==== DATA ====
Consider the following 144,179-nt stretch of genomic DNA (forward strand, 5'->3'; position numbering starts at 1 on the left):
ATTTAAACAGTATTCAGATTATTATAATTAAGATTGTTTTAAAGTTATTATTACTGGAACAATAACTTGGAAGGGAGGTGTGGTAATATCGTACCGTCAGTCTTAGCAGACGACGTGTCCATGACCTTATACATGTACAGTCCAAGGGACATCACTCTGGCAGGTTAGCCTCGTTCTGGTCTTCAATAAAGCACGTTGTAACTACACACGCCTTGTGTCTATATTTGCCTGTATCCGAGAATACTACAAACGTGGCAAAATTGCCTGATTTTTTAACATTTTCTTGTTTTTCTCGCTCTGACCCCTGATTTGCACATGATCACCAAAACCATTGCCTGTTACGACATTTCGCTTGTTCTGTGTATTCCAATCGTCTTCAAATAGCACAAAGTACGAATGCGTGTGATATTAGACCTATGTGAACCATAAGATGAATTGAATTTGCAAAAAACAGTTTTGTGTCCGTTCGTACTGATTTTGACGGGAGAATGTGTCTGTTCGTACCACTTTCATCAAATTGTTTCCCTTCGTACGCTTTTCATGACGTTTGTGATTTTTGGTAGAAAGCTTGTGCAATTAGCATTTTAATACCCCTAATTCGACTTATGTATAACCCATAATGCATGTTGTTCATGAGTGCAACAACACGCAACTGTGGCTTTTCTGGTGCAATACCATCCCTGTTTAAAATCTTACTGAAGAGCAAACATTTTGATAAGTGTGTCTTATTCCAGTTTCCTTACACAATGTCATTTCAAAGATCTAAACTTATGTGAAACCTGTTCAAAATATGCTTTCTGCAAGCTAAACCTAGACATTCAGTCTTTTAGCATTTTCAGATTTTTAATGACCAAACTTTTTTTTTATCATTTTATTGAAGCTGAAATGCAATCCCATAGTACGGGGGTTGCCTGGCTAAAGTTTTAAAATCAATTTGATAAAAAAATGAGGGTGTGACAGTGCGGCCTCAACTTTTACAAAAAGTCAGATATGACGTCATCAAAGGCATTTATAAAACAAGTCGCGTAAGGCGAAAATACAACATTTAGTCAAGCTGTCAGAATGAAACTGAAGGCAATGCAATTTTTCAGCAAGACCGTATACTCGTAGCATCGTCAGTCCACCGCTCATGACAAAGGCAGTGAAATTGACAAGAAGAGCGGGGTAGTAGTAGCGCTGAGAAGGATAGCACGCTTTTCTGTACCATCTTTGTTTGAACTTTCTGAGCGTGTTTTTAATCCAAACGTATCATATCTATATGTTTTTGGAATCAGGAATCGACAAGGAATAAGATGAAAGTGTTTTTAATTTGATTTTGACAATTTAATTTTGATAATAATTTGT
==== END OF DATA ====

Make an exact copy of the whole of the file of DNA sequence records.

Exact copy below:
Consider the following 144,179-nt stretch of genomic DNA (forward strand, 5'->3'; position numbering starts at 1 on the left):
ATTTAAACAGTATTCAGATTATTATAATTAAGATTGTTTTAAAGTTATTATTACTGGAACAATAACTTGGAAGGGAGGTGTGGTAATATCGTACCGTCAGTCTTAGCAGACGACGTGTCCATGACCTTATACATGTACAGTCCAAGGGACATCACTCTGGCAGGTTAGCCTCGTTCTGGTCTTCAATAAAGCACGTTGTAACTACACACGCCTTGTGTCTATATTTGCCTGTATCCGAGAATACTACAAACGTGGCAAAATTGCCTGATTTTTTAACATTTTCTTGTTTTTCTCGCTCTGACCCCTGATTTGCACATGATCACCAAAACCATTGCCTGTTACGACATTTCGCTTGTTCTGTGTATTCCAATCGTCTTCAAATAGCACAAAGTACGAATGCGTGTGATATTAGACCTATGTGAACCATAAGATGAATTGAATTTGCAAAAAACAGTTTTGTGTCCGTTCGTACTGATTTTGACGGGAGAATGTGTCTGTTCGTACCACTTTCATCAAATTGTTTCCCTTCGTACGCTTTTCATGACGTTTGTGATTTTTGGTAGAAAGCTTGTGCAATTAGCATTTTAATACCCCTAATTCGACTTATGTATAACCCATAATGCATGTTGTTCATGAGTGCAACAACACGCAACTGTGGCTTTTCTGGTGCAATACCATCCCTGTTTAAAATCTTACTGAAGAGCAAACATTTTGATAAGTGTGTCTTATTCCAGTTTCCTTACACAATGTCATTTCAAAGATCTAAACTTATGTGAAACCTGTTCAAAATATGCTTTCTGCAAGCTAAACCTAGACATTCAGTCTTTTAGCATTTTCAGATTTTTAATGACCAAACTTTTTTTTTATCATTTTATTGAAGCTGAAATGCAATCCCATAGTACGGGGGTTGCCTGGCTAAAGTTTTAAAATCAATTTGATAAAAAAATGAGGGTGTGACAGTGCGGCCTCAACTTTTACAAAAAGTCAGATATGACGTCATCAAAGGCATTTATAAAACAAGTCGCGTAAGGCGAAAATACAACATTTAGTCAAGCTGTCAGAATGAAACTGAAGGCAATGCAATTTTTCAGCAAGACCGTATACTCGTAGCATCGTCAGTCCACCGCTCATGACAAAGGCAGTGAAATTGACAAGAAGAGCGGGGTAGTAGTAGCGCTGAGAAGGATAGCACGCTTTTCTGTACCATCTTTGTTTGAACTTTCTGAGCGTGTTTTTAATCCAAACGTATCATATCTATATGTTTTTGGAATCAGGAATCGACAAGGAATAAGATGAAAGTGTTTTTAATTTGATTTTGACAATTTAATTTTGATAATAATTTGT